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Business trends

Corporate India helps battle nation's social ills

CSR spending jumps 14% over past 2 years after government prodding

The Indian government needs corporate help in tackling the numerous environmental problems that burden the poor.   © Reuters

MUMBAI -- India's poor are beginning to catch a break as government efforts pushing greater corporate social responsibility gain traction.

With more than 170 million people living in poverty, New Delhi ordered big companies in fiscal 2015 to pour more money into CSR, saying it could not relieve the plight of the nation's downtrodden on its own.

In September, Maruti Suzuki India tried to do its part, partnering with Zydus Hospitals to build a polyclinic in the western state of Gujarat. The country's largest automaker plowed 33 million rupees ($460,000) into medical devices, including equipment for X-rays, ultrasonic examinations and electrocardiograms.

"Residents of Becharaji and neighboring areas require access to good quality health care at affordable rates," said Kenichi Ayukawa, managing director and CEO of Maruti Suzuki India. "To meet this need, Maruti Suzuki has taken a first step by setting up a polyclinic to offer primary health and diagnostic services," he said.

Despite rapid economic growth, many Indians still have little or no access to clean water. Maruti Suzuki has helped in this area, too, setting up 26 automated water dispensing facilities in the northern state of Haryana and other locations. The facilities sell drinking water for 0.35 rupees per liter, less than a thirtieth of what retailers charge.

Tata Group, the country's largest conglomerate, has also invested in medical, child education and AIDS awareness projects while the Mahindra & Mahindra group is pursuing water preservation and scholarship programs. Meanwhile, the private HDFC Bank focuses its CSR efforts on farmers, providing clean drinking water, improving sanitary conditions, and teaching agricultural technology.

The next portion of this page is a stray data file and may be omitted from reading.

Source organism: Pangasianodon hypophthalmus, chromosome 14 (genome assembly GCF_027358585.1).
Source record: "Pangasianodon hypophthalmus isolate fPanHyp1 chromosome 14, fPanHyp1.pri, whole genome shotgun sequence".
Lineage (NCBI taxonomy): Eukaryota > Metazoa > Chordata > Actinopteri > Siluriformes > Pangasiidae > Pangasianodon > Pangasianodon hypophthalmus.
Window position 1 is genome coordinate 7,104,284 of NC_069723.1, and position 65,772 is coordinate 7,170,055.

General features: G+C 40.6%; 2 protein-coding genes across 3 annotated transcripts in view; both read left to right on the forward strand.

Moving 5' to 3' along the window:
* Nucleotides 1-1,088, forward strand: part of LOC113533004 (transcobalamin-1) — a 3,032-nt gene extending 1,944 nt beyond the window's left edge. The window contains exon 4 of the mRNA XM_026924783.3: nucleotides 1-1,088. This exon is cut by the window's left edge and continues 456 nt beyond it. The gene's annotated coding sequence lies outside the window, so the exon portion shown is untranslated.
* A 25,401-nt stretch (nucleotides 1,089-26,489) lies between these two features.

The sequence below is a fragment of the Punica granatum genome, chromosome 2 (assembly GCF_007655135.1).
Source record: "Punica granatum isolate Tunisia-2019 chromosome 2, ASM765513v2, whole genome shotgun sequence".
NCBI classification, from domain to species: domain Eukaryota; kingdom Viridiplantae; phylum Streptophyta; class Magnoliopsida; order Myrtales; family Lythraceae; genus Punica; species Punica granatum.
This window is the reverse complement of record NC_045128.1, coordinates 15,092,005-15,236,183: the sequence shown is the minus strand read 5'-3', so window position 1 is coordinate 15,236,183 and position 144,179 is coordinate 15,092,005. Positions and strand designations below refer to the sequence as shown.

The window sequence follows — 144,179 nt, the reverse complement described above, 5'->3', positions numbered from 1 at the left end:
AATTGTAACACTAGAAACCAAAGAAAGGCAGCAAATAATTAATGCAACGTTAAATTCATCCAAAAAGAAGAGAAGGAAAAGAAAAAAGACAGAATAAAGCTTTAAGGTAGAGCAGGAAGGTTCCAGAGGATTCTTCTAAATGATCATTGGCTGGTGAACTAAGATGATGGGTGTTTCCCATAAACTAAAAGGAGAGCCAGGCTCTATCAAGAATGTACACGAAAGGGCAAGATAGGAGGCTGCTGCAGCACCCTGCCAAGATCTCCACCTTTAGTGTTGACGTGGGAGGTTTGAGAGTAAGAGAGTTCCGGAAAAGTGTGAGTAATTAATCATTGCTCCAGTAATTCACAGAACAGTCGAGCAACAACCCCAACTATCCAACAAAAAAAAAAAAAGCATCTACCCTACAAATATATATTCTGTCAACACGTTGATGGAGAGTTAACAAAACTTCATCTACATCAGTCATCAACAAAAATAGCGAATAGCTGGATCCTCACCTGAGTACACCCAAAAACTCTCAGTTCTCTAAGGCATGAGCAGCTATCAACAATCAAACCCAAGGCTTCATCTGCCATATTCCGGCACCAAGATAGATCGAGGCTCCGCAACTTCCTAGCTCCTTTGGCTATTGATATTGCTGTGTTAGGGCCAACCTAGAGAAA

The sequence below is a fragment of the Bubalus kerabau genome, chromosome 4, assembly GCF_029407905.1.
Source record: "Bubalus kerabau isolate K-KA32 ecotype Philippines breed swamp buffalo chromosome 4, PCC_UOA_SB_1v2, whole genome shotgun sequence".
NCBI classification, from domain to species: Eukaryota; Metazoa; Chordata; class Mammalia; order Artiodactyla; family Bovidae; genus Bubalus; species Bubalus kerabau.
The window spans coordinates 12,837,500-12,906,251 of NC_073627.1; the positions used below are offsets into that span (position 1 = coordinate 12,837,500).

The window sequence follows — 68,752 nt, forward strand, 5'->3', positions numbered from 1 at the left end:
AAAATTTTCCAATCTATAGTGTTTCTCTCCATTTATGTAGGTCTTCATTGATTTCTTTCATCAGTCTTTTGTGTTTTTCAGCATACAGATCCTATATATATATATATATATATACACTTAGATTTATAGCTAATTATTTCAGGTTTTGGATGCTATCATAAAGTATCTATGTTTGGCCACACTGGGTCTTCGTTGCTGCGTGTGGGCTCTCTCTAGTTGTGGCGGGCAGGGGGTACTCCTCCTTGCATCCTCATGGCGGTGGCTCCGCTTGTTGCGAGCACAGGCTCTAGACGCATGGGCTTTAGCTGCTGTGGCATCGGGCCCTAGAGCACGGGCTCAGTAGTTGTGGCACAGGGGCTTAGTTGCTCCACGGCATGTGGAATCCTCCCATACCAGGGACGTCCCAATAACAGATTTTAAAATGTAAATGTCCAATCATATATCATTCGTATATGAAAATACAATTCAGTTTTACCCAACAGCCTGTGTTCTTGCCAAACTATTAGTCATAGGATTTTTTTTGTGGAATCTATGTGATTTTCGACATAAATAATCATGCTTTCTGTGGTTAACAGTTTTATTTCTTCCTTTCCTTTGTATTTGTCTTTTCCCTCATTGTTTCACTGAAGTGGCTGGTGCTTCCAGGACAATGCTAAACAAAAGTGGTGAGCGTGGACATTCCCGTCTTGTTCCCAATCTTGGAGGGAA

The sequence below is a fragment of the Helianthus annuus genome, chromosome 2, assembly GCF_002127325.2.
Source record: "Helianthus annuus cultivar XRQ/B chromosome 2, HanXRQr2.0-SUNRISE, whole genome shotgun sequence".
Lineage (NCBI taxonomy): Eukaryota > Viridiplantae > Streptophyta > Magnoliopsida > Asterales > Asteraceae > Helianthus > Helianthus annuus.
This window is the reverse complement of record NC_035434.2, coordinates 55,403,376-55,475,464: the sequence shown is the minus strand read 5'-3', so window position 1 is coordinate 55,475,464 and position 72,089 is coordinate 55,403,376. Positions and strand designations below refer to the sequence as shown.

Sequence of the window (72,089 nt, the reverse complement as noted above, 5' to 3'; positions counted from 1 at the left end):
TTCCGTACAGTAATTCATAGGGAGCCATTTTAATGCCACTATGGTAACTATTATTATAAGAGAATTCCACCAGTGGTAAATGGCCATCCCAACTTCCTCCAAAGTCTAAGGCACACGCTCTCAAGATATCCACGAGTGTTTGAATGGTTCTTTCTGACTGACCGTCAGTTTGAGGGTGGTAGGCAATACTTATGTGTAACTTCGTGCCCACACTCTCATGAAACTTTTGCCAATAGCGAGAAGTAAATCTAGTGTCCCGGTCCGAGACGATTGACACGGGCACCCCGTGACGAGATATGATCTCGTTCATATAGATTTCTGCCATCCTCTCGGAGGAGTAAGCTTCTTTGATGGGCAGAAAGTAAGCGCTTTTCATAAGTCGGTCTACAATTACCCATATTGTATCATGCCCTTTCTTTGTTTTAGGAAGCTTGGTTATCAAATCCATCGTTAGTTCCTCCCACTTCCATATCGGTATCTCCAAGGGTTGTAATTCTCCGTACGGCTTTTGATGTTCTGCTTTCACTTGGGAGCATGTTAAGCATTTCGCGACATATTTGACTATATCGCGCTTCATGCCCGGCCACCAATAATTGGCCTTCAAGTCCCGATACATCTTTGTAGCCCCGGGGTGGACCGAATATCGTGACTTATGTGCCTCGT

Water dispensers installed by Maruti Suzuki India in Haryana in October.

In fiscal 2014, the government revised the Companies Act to require large Indian companies to spend at least 2% of their average net profit earned over the three preceding years on CSR. The requirement applies to companies with a net worth over 5 billion rupees, net sales over 10 billion rupees, or net profits over 50 million rupees.

The 2% figure is a substantial sum. For example, 2% of Maruti Suzuki's consolidated net profit for the fiscal year through March 2018 -- 78.8 billion rupees -- translates into nearly 1.6 billion rupees.

According to India's Ministry of Corporate Affairs, at least 6,000 Indian companies are required to spend on CSR. Some estimate that the country's CSR spending totals 200 billion rupees.

India was the first country to make it mandatory for companies above a certain size or profit threshold to spend on CSR. And while net profits at 1,186 listed companies only rose 5% over the past two years, CSR spending jumped 14%, according to data from Indian credit rating agency Crisil.

While many feel this is good, others disagree, saying that it is the government's job to improve living standards and should use corporate taxes and other revenues to do it. "Spending 2% of net profit on CSR is a great burden for companies," said an executive of a Japanese company operating in India.

CSR also consume a sizable portion of companies' human resources, and need certain expertise. Because of this, many companies must outsource CSR activities to nongovernmental organizations or other agencies.

With companies spending more on CSR activities, assessing the credibility of NGOs and other organizations has become important to ensure that money is spent properly.

"Given the ever-increasing [costs], ensuring robust due diligence before appointing an NGO or a voluntary organization as a partner has become an imperative," said Maya Vengurlekar, chief operating officer of the Crisil Foundation.

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